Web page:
As suspected, pathway tracing revealed a single, anatomically distinct circuit from the PVN that releases vasopressin in CA2. The researchers used implanted LED fiber optics to stimulate the circuit – genetically engineered to be light-activated – while male mice sniffed out novel females. When exposed to the same female later, less sniffing signaled that the male remembered it. As noted, such memories persisted at least 80 times longer-than-normal in optogenetically-stimulated males and resisted weakening effects of distractions. Chemically blocking vasopressin activity in CA2 blocked the stimulated social memory enhancement.

This confirmed that vasopressin activity in CA2, triggered by the circuit from PVN, is a key player in social memory – although other vasopressin pathways are also likely involved.

“If circuitry similar to what we’re seeing in mice turns out to be also at work in the human brain, treatments based on similar targeted brain pathway stimulation might someday help to improve the relationships of people experiencing social memory impairment due to dementias and mental illnesses,” said Young.

About this memory research

Source: Jules Asher – NIMH/NIH
Image Credit: The images re credited to Adam Smith Ph.D., NIMH
Original Research: Abstract for “Targeted activation of the hippocampal CA2 area strongly enhances social memory” by A S Smith, S K Williams Avram, A Cymerblit-Sabba, J Song and W S Young in PNAS. Published online January 5 2016 doi:10.1038/mp.2015.189


Targeted activation of the hippocampal CA2 area strongly enhances social memory

Social cognition enables individuals to understand others’ intentions. Social memory is a necessary component of this process, for without it, subsequent encounters are devoid of any historical information. The CA2 area of the hippocampus, particularly the vasopressin 1b receptor (Avpr1b) expressed there, is necessary for memory formation. We used optogenetics to excite vasopressin terminals, originating from the hypothalamic paraventricular nucleus, in the CA2 of mice. This markedly enhanced their social memory if the stimulation occurred during memory acquisition, but not retrieval. This effect was blocked by an Avpr1b antagonist. Finally, this enhanced memory is resistant to the social distraction of an introduced second mouse, important for socially navigating populations of individuals. Our results indicate the CA2 can increase the salience of social signals. Targeted pharmacotherapy with Avpr1b agonists or deep brain stimulation of the CA2 are potential avenues of treatment for those with declining social memory as in various dementias.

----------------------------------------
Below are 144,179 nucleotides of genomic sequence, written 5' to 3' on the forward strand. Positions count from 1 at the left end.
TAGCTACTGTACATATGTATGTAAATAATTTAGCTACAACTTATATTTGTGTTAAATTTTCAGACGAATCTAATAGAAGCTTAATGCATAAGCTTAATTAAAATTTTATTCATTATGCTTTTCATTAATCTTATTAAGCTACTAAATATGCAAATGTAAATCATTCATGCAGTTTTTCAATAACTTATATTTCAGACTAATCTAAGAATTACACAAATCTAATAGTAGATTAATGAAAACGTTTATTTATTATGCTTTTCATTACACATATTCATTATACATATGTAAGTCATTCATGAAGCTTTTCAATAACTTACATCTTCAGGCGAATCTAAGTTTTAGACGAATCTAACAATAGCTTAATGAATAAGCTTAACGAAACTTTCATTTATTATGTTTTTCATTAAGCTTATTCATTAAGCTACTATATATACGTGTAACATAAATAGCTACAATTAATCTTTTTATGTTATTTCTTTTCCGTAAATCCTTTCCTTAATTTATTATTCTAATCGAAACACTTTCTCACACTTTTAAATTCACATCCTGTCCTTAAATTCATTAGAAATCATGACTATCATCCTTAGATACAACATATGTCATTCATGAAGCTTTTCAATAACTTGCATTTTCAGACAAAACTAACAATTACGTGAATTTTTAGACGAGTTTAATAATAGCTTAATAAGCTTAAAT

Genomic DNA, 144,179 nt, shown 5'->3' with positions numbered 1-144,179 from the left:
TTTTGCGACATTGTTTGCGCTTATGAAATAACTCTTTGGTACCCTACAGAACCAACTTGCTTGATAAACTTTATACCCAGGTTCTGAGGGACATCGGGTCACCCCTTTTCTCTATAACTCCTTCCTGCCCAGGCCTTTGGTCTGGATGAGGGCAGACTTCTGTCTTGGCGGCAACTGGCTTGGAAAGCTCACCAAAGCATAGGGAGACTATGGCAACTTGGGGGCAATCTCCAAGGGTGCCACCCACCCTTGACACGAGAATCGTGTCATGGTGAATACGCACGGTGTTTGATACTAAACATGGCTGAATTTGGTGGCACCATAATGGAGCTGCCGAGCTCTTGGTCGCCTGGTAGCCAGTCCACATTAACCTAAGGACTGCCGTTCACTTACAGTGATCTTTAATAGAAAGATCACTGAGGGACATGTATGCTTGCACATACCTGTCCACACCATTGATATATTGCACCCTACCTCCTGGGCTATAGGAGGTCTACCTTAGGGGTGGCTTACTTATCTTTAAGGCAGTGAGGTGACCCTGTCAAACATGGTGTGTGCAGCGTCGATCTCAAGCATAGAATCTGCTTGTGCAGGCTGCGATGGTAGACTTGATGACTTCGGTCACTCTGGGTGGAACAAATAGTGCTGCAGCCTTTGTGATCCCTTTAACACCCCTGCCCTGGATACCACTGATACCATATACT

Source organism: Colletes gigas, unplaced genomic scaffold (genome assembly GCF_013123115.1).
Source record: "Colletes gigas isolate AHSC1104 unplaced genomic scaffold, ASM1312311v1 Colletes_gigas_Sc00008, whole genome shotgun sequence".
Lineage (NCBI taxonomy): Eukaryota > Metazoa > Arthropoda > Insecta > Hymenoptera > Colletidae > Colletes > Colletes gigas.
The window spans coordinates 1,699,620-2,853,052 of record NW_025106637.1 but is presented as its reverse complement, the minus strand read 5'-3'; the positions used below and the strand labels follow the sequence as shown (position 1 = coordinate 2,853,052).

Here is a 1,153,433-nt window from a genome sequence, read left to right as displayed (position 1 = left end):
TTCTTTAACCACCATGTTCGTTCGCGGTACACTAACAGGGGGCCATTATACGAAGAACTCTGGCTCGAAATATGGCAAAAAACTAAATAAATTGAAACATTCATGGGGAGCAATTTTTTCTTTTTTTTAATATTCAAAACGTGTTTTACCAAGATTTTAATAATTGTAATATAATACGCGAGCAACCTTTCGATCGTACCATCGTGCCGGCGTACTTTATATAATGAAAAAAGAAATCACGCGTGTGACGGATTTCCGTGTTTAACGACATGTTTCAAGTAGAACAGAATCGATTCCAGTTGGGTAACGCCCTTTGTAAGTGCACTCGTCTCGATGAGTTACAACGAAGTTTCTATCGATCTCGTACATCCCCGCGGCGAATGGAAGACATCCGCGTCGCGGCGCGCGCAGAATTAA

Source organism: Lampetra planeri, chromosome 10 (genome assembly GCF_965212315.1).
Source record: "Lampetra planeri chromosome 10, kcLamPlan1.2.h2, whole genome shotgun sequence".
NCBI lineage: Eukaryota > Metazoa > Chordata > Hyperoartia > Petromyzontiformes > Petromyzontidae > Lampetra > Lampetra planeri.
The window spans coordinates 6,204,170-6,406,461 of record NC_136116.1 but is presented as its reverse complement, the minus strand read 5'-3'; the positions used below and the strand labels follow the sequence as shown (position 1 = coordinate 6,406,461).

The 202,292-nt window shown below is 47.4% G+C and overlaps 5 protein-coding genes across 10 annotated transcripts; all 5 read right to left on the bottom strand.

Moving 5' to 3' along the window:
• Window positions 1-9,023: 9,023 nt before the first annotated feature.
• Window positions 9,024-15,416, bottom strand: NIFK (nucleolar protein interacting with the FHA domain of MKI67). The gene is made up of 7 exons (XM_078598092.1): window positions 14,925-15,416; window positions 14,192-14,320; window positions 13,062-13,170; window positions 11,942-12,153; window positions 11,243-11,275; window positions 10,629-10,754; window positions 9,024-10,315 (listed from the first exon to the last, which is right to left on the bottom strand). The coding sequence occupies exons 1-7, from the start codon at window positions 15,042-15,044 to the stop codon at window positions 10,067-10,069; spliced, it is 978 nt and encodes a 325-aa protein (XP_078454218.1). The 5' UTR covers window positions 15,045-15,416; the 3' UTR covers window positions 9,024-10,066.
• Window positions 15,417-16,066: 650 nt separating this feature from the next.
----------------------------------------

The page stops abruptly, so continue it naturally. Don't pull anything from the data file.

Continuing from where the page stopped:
“Targeted activation of the hippocampal CA2 area strongly enhances social memory” by A S Smith, S K Williams Avram, A Cymerblit-Sabba, J Song and W S Young in PNAS. Published online January 5 2016 doi:10.1038/mp.2015.189